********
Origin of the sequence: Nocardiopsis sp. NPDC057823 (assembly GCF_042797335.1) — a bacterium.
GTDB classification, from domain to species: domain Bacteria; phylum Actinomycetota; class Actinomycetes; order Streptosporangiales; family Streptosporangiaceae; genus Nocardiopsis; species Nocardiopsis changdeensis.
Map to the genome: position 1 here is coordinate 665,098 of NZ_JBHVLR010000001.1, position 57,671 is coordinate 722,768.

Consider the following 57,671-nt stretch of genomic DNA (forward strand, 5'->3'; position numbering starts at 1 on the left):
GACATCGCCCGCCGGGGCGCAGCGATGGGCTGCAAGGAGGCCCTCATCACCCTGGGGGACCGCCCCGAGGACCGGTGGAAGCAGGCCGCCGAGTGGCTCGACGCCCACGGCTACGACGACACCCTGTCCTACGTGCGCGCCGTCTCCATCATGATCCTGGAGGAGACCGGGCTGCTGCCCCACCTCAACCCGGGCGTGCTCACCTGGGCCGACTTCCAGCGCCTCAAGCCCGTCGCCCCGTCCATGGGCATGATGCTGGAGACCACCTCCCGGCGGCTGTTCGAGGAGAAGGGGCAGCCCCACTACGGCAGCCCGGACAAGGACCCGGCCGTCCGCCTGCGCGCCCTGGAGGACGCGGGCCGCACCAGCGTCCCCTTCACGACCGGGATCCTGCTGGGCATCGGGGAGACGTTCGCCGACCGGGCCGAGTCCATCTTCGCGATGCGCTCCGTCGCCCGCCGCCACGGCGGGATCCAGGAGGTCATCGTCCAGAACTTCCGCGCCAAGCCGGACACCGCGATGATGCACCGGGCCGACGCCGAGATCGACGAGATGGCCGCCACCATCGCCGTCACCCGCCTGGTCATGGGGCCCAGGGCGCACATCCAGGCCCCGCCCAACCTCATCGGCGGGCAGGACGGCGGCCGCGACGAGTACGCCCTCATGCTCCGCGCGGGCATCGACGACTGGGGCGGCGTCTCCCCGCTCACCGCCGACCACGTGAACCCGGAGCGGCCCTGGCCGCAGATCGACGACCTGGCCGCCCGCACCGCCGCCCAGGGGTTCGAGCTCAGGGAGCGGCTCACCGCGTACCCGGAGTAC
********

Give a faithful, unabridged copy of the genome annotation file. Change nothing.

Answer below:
Origin of the sequence: Nocardiopsis sp. NPDC057823 (assembly GCF_042797335.1) — a bacterium.
GTDB classification, from domain to species: domain Bacteria; phylum Actinomycetota; class Actinomycetes; order Streptosporangiales; family Streptosporangiaceae; genus Nocardiopsis; species Nocardiopsis changdeensis.
Map to the genome: position 1 here is coordinate 665,098 of NZ_JBHVLR010000001.1, position 57,671 is coordinate 722,768.

Consider the following 57,671-nt stretch of genomic DNA (forward strand, 5'->3'; position numbering starts at 1 on the left):
GACATCGCCCGCCGGGGCGCAGCGATGGGCTGCAAGGAGGCCCTCATCACCCTGGGGGACCGCCCCGAGGACCGGTGGAAGCAGGCCGCCGAGTGGCTCGACGCCCACGGCTACGACGACACCCTGTCCTACGTGCGCGCCGTCTCCATCATGATCCTGGAGGAGACCGGGCTGCTGCCCCACCTCAACCCGGGCGTGCTCACCTGGGCCGACTTCCAGCGCCTCAAGCCCGTCGCCCCGTCCATGGGCATGATGCTGGAGACCACCTCCCGGCGGCTGTTCGAGGAGAAGGGGCAGCCCCACTACGGCAGCCCGGACAAGGACCCGGCCGTCCGCCTGCGCGCCCTGGAGGACGCGGGCCGCACCAGCGTCCCCTTCACGACCGGGATCCTGCTGGGCATCGGGGAGACGTTCGCCGACCGGGCCGAGTCCATCTTCGCGATGCGCTCCGTCGCCCGCCGCCACGGCGGGATCCAGGAGGTCATCGTCCAGAACTTCCGCGCCAAGCCGGACACCGCGATGATGCACCGGGCCGACGCCGAGATCGACGAGATGGCCGCCACCATCGCCGTCACCCGCCTGGTCATGGGGCCCAGGGCGCACATCCAGGCCCCGCCCAACCTCATCGGCGGGCAGGACGGCGGCCGCGACGAGTACGCCCTCATGCTCCGCGCGGGCATCGACGACTGGGGCGGCGTCTCCCCGCTCACCGCCGACCACGTGAACCCGGAGCGGCCCTGGCCGCAGATCGACGACCTGGCCGCCCGCACCGCCGCCCAGGGGTTCGAGCTCAGGGAGCGGCTCACCGCGTACCCGGAGTAC